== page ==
So- we know now that monks in that time travelled and that foreign practices are found on these travels.

It would be interesting to know how this monk from the 15th Century found his place in Karate that came to Japan during the 20th Century... Guys- I don't have a comment section for nothing. If you know something, please share!

Now- having said that this Chinese Kungfu movement was taken up in a Karate form- I have found another interesting phenomenon. Most probably it came from Mister Miyagi showing us that waxing a car is actually a karate technique or Master Han who showed us that hanging up your jacket can be dangerous to assailants, but it clearly seems that someone in the Karate World felt that this movement simply had to have a fighting application. 

I don't really object thereto, but the Shaolin part of me feels that people should just chill and look a bit further than just fighting. Kata actually have more to offer than just that. There is a reason why some movements are not even performed at combat speed after all...

Now- if you have read all the way to here I hope you had as much fun reading this as I had typing it.

Finding movements from Kungfu in Karate is not as easy as you'd think, but I have found a couple that Kungfu students can easily recognise. Next week's post will be about such a move.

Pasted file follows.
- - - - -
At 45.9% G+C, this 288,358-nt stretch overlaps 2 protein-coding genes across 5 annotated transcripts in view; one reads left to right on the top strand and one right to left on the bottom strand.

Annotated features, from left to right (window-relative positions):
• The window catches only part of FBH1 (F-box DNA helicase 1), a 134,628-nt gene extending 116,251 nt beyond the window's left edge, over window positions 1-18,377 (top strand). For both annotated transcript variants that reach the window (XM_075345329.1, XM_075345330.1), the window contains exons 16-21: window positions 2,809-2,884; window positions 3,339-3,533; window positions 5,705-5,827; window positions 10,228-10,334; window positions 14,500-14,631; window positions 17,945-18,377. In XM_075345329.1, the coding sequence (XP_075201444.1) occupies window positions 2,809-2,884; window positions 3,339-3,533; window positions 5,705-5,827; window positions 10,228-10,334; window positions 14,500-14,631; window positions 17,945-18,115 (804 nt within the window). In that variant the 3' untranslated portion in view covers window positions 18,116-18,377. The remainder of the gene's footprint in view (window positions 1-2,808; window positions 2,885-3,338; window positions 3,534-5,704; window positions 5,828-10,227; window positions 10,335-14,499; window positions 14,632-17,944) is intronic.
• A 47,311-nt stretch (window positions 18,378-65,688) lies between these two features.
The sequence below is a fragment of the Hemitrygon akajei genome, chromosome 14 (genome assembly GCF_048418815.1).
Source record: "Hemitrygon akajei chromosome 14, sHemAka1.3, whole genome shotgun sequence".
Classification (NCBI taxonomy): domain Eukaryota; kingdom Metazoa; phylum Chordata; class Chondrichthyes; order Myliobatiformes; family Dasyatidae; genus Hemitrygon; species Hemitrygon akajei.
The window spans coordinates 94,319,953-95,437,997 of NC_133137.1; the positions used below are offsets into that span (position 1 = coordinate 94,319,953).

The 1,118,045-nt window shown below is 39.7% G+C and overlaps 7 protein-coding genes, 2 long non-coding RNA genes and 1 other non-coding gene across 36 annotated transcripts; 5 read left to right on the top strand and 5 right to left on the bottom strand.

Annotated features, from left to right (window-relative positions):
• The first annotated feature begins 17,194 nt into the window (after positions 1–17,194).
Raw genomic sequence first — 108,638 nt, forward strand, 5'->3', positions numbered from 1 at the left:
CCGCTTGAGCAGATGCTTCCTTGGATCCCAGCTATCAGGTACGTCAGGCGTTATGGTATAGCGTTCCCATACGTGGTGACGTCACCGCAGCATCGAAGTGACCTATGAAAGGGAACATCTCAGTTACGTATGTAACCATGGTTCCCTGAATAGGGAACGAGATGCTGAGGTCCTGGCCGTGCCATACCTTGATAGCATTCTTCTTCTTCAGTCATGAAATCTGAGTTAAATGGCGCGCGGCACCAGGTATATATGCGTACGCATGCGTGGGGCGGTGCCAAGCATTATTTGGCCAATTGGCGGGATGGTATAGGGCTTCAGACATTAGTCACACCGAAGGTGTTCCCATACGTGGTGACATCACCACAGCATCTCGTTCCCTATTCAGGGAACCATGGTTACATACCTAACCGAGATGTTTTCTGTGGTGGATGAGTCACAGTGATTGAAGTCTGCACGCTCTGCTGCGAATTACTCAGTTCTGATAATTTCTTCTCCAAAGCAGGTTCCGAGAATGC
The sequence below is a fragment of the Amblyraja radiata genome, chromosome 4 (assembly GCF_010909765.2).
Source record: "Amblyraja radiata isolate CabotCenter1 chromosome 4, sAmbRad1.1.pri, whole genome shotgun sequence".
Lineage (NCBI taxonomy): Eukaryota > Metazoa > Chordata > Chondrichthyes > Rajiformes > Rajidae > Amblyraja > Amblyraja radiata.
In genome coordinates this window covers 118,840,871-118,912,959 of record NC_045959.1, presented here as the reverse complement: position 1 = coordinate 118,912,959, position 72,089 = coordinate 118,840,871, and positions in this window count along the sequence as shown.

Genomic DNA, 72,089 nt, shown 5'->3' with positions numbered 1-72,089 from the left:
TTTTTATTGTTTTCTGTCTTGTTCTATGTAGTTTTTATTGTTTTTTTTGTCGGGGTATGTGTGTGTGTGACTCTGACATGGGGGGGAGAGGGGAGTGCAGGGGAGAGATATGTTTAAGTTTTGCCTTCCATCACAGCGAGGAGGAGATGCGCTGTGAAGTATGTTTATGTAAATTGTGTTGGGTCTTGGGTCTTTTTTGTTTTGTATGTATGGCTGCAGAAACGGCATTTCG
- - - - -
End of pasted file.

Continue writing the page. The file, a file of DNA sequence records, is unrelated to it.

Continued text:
Until we meet again- stay well!

Saturday, 24 June 2017

The Kungfu in our Karate

Hi, everyone.

Last week marked the end of a discussion that I have really enjoyed. Taijiquan has- just like much of China's other martial arts, really awesome forms to watch.

Having studied Jeet Kune Do- I am well aware that a lot of modern fighters don't care much for forms. Bruce Lee was quite frank about it. He did not like them. Whether he liked them or not, however, forms were used from as early as the 17th century to transmit the martial arts techniques we know today from one source to another.

Karate as we know it today is the result of Okinawan martial arts having been introduced to 20th Century Japan. Since that time Karate has changed and developed a lot. New schools have even emerged in this century.

Here in South Africa I have become aware of more than one school of Shotokan that has absolutely no affiliation with Japan. I currently attend classes at one of these schools.